SALMON PORTLAND CHASE, Senator of the United States, Governor for two successive terms of the State of Ohio, Secretary of the Treasury under President Lincoln, and appointed Chief-Justice of the Supreme Court of the United States on the death of the superfluous Roger Taney, was born in the little town of Cornish, N. H., January 13, 1808. At the age of twelve he went to Worthington, Ohio, and prepared himself for college under the eye of his uncle, Philander Chase, who was then bishop of the State. He entered Cincinnati College, of which his uncle had been made President, and, after a short stay there, returned to New Hampshire, to be near his mother, who was now become blind. He entered Dartmouth College in 1824 as a junior, and graduated in 1826. He then went to Washington, hoping to get some advancement from his uncle, Dudley Chase, then a Senator from Vermont. At first he advertised for pupils, intending to open a private school; but failing in that, he applied to his uncle for help in gaining a clerkship in the Treasury Department; but the Senator was perhaps afraid of the suspicion of nepotism, and refused to help his nephew. Casting about for some means of earning a living, it happened that young Chase fell in with a Mr. Plumley, who offered him the transfer of a flourishing boys' school of which he was master. In this school were the sons of several men of note-of Henry Clay, of William Wirt, of Samuel L. Southard, and others; and Chase, having studied law under the direction of Wirt in the hours when he was not occupied with teaching, was enabled, after three years, to enter the bar of the District of Columbia. This was in 1829. In 1830 he went again to Cincinnati, which since that time has been his home. Mr. Chase took no part in public life until 1841; nevertheless, he had made his name known to the people of the whole country by his undisguised opposition to the extension of slavery, and his resistance to the efforts that were being made by parties in the North as well as in the South to engraft slavery upon the National Government. It would be long to give a detailed account of the different steps by which Mr. Chase gained this national reputation as an anti-slavery man, but we may say briefly that the history of his life is the history of the whole struggle in this country between Slavery and Freedom outside of the real anti-slavery party, that of the Garrison abolitionists. With these men Chase never affiliated; he has always been essentially a politician, and has held steadily, from the first, to his belief in constitutional remedies for all political evils. While he was working his way slowly in his profession, he prepared an edition of the Statutes of Ohio, which was soon accepted as the standard, and gave him reputation. Practice now flowed in, and in 1834 he became Solicitor of the Bank of the United States in Cincinnati. In 1837 he acted as counsel for a colored woman claimed as a fugitive slave; and in an elaborate argument, which was afterward published, he took the ground he never afterward abandoned that Congress has no right to impose any duties or confer any powers on State magistrates in fugitive-slave cases. In this position he was afterwards sustained by the United States Supreme Court. On this occasion he also argued that the law of 1793 relative to fugitives from service was void, since it is not contained in the Constitution of the United States. These two points contain the gist of Mr. Chase's arguments against slavery, whether presented in the court, on the political platform, or in the Senate. If he never receded from either of these positions, he also never advanced beyond them to higher principles; and in spite of his fidelity to the cause of territorial freedom, his name has never been a watchword to those who have been fighting the battle of Freedom for man. As Governor of Ohio, elected in 1857 and reëlected in 1858, Mr. Chase added to a reputation already greatly distinguished. Public economy and the interests of education in the State were his first care, and he has left his name written all over the statute-books of the State. In March, 1861, Governor Chase was invited by Mr. Lincoln to take charge of the Treasury Department, on the resignation of General Dix. He accepted the post, was confirmed by the Senate, and entered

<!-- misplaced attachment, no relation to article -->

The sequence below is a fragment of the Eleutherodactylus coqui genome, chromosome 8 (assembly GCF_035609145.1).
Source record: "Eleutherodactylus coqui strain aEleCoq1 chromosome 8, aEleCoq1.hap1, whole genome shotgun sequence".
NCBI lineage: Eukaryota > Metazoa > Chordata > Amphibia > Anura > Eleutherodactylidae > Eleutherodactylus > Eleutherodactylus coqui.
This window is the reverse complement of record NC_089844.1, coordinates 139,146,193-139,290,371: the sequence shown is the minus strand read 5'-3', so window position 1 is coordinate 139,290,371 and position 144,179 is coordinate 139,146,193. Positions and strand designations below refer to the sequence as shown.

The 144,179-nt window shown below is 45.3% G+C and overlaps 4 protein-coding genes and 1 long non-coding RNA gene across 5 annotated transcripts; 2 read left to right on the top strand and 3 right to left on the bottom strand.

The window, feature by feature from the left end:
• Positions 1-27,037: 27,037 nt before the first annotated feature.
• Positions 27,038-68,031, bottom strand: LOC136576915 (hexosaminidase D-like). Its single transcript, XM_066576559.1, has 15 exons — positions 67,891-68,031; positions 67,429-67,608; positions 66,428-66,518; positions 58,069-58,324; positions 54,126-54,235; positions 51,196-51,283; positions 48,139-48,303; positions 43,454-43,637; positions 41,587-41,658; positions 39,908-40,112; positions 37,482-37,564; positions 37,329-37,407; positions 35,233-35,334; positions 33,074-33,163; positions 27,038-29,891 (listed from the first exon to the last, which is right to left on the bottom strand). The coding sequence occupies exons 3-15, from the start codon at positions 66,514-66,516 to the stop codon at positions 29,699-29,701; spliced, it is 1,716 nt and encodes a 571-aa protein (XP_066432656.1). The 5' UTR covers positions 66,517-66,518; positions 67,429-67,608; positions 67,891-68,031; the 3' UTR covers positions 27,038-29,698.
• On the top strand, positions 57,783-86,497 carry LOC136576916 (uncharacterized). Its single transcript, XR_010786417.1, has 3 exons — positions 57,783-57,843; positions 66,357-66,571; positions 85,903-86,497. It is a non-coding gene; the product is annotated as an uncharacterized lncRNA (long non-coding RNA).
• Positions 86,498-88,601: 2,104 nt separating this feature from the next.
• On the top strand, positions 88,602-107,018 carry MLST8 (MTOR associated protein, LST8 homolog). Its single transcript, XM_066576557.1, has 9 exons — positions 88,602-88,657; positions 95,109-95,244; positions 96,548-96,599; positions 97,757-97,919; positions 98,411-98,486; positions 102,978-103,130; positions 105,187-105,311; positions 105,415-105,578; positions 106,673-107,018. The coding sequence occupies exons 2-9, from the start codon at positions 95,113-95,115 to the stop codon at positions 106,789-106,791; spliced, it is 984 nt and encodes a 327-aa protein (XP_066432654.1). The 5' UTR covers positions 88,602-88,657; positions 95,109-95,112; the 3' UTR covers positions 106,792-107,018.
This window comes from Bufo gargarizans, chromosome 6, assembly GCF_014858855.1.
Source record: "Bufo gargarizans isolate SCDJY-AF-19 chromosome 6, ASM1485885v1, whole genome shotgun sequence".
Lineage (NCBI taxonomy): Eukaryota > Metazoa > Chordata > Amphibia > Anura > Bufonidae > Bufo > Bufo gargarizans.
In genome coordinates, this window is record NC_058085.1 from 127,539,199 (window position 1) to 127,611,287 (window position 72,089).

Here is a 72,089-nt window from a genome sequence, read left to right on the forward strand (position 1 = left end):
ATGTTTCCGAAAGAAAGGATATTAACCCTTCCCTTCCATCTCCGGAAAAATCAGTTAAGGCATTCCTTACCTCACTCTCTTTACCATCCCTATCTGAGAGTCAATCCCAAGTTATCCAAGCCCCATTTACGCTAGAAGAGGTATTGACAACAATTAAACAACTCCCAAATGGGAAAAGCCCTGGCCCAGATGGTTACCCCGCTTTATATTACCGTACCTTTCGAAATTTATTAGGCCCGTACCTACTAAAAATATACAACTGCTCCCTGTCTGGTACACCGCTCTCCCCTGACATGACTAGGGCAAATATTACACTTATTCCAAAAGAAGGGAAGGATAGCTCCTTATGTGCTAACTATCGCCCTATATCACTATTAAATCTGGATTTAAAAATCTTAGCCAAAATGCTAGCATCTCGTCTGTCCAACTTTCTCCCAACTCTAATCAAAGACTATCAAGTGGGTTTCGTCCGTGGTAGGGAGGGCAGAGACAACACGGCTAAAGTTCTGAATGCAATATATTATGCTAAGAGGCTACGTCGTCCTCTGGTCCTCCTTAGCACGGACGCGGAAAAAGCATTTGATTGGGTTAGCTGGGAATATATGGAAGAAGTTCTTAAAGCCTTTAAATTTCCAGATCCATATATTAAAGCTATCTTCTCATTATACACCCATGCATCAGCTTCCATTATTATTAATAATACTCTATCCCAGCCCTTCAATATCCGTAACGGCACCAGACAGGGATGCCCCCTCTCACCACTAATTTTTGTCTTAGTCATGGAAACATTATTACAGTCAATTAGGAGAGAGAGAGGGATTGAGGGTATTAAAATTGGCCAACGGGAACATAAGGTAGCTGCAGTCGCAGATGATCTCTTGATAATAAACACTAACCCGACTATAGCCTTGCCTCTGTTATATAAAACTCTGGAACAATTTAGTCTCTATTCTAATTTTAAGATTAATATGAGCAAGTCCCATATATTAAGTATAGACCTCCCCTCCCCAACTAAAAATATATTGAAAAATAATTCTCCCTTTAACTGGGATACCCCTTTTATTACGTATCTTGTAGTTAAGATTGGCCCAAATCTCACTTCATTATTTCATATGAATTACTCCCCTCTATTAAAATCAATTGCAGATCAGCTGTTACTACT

upon a task as arduous as ever was set before any man in any country. We cannot attempt to record the history of his administration in this place. It is a record of unsullied splendor, and has justly won for him the gratitude of every true American citizen. Yet praise must not stop short at his integrity, his zeal, or his unintermitted labor in the discharge of his office. What makes the peculiar glory of this administration, is that the Secretary saved the nation in a momentous crisis, not by any trick of diplomacy or finance, but by moral force. He put the question to the people squarely: The Government wants money. If it does not have it, we shall be beaten. Will you lend us your savings? He believed in the people, he trusted in them; when every other face was clouded, he stood in the sun. The people met him with an equal courage, and freely gave him all the money he wanted. On the day after the assassination of Mr. Lincoln more money was poured into the Treasury than was ever given to any government in a single day. This was a free offering; but it will easily be understood that, before these popular loans could be induced, the people had to be educated to understand the method and appreciate the value of the security. To do this, required a prodigious amount of work, and Mr. Chase gave himself up to the task with all his energies, fortunate in the aid of such men as Jay Cooke, Chittenden, and Spinner, and many other good men and true less publicly known. Of later events in the life of Mr. Chase, this is not the place to speak. Rumor has for many months coupled his name with ambition, and has not forborne to smirch the ermine that the Chief-Justice wears, by imputations that we, at least, will not believe till they are proved. The men among us who have been faithful in every ordeal, who have never failed from duty, are not so many that we can afford to lose even one. It is our duty to stand by them-to be true to them, as they have been true to us.